However, it’s not all perfect as the control interface doesn’t allow you to drag and drop elements. That’s pretty inconvenient unless you want a single element on your shirt. If you want an image and text, well, I hope you want them to overlap.
There is of course a way around this which is to create your design in an app. Put your text and images all in the correct places. Export as a PNG or JPEG and then upload your design as one image. This has the advantage of not being limited to the icons and fonts that teespring offers as well as. You also have more options to move and manipulate elements than you would have with just the teespring tools.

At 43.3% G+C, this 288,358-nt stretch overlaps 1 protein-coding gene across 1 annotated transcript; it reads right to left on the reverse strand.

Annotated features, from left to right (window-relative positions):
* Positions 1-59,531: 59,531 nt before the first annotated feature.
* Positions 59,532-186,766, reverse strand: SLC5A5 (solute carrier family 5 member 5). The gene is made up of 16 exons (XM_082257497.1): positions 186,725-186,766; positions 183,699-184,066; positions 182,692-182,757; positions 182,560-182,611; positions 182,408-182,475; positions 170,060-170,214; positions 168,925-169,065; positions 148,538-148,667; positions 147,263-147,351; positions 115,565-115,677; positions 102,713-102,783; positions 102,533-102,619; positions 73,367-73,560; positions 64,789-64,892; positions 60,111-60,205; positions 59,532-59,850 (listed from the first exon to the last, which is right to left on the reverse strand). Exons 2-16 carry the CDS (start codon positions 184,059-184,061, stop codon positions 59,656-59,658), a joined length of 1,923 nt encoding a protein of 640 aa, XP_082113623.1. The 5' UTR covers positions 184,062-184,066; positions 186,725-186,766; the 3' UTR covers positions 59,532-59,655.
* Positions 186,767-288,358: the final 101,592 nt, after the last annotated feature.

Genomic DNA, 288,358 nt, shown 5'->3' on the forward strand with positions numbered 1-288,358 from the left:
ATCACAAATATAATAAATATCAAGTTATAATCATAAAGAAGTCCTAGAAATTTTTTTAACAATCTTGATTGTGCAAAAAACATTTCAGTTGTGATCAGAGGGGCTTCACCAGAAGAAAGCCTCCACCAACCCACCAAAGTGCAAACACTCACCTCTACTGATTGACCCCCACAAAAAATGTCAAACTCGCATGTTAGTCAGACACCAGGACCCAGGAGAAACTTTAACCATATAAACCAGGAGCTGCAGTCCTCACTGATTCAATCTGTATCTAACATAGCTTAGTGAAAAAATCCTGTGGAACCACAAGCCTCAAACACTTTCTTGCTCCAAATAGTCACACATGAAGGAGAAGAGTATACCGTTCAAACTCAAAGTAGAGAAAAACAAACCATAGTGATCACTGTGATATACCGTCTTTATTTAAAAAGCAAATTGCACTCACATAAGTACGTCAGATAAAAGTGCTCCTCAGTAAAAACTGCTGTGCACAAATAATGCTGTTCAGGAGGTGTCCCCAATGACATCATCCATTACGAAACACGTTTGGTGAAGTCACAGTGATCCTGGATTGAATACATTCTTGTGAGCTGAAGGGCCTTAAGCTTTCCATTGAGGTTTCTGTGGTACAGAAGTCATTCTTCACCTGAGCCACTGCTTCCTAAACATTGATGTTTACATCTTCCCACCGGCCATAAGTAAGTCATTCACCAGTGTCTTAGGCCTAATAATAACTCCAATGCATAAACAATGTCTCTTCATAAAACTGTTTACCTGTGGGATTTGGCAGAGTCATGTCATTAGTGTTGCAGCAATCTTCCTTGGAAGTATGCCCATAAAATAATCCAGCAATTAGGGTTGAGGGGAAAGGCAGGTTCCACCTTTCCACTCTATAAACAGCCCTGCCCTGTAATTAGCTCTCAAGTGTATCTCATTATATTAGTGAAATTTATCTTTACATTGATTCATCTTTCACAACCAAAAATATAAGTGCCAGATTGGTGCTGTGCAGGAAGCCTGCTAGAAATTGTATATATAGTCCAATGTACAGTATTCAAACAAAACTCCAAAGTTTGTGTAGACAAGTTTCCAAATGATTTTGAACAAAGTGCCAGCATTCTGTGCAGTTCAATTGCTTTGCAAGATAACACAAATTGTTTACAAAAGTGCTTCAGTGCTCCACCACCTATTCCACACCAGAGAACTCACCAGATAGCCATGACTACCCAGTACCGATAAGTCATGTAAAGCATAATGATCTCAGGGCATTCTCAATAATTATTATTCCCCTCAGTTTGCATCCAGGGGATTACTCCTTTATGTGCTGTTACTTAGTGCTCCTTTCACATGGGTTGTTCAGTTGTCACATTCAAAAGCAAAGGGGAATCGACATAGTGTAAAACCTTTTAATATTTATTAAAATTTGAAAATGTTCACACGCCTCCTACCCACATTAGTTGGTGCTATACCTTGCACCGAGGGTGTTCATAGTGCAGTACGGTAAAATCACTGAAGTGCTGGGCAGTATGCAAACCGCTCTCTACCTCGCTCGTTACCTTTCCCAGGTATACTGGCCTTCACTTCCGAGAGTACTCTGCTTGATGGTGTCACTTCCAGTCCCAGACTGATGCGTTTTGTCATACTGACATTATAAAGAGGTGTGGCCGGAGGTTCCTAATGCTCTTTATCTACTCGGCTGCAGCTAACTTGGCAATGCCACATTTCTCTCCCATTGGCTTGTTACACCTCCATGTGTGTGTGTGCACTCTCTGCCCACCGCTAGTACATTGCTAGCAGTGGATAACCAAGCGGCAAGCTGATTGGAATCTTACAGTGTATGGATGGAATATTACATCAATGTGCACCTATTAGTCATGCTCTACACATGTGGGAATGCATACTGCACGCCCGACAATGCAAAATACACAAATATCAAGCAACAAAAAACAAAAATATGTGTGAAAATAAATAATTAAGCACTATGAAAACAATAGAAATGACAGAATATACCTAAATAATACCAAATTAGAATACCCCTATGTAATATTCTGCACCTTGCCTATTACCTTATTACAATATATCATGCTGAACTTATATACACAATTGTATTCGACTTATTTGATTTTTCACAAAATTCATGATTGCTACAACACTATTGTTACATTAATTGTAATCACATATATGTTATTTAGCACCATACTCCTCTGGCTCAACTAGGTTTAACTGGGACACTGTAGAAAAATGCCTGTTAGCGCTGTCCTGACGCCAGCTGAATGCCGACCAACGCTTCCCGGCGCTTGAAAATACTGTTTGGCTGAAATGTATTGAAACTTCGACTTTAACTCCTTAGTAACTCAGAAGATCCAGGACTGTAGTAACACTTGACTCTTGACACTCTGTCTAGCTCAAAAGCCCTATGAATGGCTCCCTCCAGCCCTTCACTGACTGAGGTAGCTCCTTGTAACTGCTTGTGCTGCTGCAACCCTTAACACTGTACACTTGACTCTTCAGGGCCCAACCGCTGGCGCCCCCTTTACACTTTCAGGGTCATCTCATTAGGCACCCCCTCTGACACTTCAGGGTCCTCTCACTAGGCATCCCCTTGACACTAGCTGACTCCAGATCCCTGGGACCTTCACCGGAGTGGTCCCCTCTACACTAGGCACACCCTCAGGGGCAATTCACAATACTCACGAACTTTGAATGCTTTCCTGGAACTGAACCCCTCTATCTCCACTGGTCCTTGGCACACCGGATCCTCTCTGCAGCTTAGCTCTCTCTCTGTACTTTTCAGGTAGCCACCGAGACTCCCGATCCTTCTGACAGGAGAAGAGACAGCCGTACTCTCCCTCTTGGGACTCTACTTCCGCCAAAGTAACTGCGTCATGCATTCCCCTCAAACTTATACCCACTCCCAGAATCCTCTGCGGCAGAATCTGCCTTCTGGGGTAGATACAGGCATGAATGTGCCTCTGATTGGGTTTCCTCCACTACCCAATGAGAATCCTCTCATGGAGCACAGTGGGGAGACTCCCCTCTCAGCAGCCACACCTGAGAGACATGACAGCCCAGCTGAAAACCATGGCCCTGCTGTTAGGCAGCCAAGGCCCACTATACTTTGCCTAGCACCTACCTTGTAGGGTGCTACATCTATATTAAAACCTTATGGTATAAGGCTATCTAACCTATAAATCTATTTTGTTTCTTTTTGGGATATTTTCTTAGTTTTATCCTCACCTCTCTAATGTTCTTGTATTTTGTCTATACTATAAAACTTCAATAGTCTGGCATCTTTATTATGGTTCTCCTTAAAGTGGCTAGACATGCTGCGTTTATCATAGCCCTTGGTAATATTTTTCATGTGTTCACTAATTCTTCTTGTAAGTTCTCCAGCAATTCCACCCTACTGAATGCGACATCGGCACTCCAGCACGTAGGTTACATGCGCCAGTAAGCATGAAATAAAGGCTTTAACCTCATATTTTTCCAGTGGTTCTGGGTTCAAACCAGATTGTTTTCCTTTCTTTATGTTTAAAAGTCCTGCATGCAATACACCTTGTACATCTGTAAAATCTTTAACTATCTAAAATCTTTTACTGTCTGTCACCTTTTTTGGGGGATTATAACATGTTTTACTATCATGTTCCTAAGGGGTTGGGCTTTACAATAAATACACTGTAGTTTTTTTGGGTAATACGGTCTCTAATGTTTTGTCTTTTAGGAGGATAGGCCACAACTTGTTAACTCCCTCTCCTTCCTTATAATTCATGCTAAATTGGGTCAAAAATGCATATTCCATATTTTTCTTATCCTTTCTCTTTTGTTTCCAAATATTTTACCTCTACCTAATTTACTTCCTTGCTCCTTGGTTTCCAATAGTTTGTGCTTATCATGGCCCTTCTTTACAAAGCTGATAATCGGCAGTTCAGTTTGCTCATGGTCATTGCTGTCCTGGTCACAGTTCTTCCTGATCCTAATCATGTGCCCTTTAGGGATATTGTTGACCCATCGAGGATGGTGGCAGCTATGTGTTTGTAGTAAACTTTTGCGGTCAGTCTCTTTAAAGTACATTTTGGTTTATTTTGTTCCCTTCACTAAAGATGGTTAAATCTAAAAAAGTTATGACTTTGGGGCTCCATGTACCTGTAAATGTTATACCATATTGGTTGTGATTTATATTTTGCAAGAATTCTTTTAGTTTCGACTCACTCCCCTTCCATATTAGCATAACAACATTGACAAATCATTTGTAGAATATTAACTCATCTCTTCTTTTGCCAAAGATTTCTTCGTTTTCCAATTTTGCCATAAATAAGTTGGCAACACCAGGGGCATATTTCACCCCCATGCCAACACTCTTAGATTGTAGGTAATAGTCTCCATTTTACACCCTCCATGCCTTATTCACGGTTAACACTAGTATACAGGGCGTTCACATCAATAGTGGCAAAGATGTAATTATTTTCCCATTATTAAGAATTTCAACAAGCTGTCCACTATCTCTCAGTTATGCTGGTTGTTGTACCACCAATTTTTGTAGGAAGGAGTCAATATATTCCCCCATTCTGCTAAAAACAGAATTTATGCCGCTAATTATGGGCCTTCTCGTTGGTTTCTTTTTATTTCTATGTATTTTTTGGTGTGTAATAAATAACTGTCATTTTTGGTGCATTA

A new teespring tshirt experiment
I recently did this for a teespring campaign of Ukulele themed christmas shirts. I created the design in Graphic by Autodesk (previously iDraw) using an SVG file I found and then adapted. Then I uploaded that image. That meant the text and images were arranged as I wanted and the design could be more refined than just using the noun project icons and fonts that teespring provides.
I’m sure it’s the best design I’ve made so far (and all from the iPad) but it still hasn’t sold well. Oh well.
Better, but not great
While this is not a perfect replication of the desktop functionality in teespring, it does mean that you can now make a teespring campaign with only your iPad. Whether you want to use Teespring and have a limited run campaign or use a different tool like printful or Zazzel as I did. Well that’s up to you.